I took these two videos this morning of the snow. This one was taken looking out the family room window.
This one was taken from the screened-in back porch. Izzy and Molly have cameo appearances. (Molly hasn’t left my side since I’ve been sick. She is truly my own personal Florence Nightingale.)
I recently started reading “The Wild Gardener” by Peter Loewer. Not sure why it took me so long to read this when I have had it for a few years. It is mentioned by horticulturalists, naturalists, and garden writers as being one of their most influential books. It is not at all what I thought it would be and has been thoroughly entertaining. I don’t want to say too much about it since I will blog about it once I’m finished, but there was a part that I read last night that made me long for spring.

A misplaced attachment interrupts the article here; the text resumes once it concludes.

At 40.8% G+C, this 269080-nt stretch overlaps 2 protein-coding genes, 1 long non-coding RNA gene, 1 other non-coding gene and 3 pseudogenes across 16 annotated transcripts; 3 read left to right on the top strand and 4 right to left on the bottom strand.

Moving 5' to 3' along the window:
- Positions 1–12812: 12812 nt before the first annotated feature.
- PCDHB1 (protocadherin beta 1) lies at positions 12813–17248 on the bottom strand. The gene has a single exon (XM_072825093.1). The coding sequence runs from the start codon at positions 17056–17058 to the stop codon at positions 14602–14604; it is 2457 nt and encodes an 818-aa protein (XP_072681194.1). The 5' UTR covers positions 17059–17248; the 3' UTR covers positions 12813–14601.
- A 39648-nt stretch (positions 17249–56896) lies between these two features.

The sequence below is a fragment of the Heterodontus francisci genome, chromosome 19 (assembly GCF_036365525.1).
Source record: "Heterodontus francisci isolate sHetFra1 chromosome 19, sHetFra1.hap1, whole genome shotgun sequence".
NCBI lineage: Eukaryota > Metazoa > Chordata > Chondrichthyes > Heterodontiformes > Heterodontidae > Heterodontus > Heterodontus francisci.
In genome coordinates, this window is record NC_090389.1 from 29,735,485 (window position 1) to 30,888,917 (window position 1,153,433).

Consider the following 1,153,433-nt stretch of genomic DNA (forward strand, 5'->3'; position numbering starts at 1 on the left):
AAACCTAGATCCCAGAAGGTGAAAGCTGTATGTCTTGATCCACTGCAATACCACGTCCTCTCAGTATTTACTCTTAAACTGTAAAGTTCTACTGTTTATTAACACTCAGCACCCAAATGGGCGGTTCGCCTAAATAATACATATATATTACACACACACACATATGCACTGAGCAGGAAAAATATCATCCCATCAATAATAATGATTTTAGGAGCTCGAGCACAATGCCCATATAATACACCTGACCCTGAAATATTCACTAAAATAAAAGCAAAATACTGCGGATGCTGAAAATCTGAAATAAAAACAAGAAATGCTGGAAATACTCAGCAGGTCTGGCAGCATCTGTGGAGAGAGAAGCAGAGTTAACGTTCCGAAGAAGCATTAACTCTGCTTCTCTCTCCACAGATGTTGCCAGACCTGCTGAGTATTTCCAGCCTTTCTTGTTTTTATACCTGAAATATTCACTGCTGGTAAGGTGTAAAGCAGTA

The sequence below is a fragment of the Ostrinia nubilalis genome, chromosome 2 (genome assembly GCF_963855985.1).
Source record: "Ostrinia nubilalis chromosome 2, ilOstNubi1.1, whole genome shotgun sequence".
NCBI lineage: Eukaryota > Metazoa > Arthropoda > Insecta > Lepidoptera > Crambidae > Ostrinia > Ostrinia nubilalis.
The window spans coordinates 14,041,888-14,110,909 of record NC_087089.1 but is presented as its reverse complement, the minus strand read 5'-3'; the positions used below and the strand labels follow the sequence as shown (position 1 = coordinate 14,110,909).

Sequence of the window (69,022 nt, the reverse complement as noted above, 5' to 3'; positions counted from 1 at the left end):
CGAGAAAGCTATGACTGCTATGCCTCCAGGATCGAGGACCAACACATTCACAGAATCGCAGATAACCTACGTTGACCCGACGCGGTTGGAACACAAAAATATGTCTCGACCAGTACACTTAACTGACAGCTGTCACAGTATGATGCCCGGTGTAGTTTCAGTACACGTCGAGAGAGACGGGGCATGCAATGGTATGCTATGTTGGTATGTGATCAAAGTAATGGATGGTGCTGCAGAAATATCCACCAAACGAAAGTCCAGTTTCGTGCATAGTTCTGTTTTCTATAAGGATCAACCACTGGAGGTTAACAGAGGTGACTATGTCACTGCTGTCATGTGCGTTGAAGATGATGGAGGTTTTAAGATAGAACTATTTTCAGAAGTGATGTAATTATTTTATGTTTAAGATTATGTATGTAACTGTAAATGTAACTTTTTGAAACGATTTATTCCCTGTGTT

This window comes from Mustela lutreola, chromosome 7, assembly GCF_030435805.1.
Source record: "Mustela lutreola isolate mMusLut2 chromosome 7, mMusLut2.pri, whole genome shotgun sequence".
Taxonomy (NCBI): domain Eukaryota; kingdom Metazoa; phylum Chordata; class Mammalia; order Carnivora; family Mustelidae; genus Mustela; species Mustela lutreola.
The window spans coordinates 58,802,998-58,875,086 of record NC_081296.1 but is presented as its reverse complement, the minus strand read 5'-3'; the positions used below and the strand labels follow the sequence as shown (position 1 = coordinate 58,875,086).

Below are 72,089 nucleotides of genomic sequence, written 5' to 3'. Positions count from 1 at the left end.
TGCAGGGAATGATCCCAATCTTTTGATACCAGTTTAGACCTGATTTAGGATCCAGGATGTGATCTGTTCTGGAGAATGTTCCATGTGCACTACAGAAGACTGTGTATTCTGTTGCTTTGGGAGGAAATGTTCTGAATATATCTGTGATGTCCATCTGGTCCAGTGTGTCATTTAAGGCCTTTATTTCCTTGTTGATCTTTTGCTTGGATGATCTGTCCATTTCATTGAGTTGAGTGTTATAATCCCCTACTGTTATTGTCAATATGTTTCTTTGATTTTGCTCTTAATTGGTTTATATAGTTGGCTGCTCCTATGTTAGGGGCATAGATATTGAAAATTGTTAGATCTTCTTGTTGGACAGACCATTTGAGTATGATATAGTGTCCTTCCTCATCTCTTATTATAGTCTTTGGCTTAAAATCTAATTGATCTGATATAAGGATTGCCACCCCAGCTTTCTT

“Every spring when the late snows are over, the high winds that break tree limbs subside, the rains that rival those of Ranchipur cease, and the water doesn’t freeze in the birdbath every night, we gardeners go out into the garden to garden. Usually, whatever day we choose turns out to be rather dismal. But it gives us a chance to putter about in the muck and think about that day soon to come that the weather forecaster will, in the nightly recap, call one of the year’s best.
In most of Canada, in the great Northwest, down to Georgia, west to California, and north to Alaska, that fabled day – usually the end of April and the beginning of May – dawns with a glory not seen since the previous fall. We don our boots, take up spades and shovels, grasp our sturdy rakes, unwind the hose, and go out into the sunshine.”
That is what I am thinking about today as I lie in bed feeling like utter crap and looking at more snow falling. I am looking forward to that day that I can walk out into the sunshine with shovel in hand and get back to what makes me feel alive, well and at peace.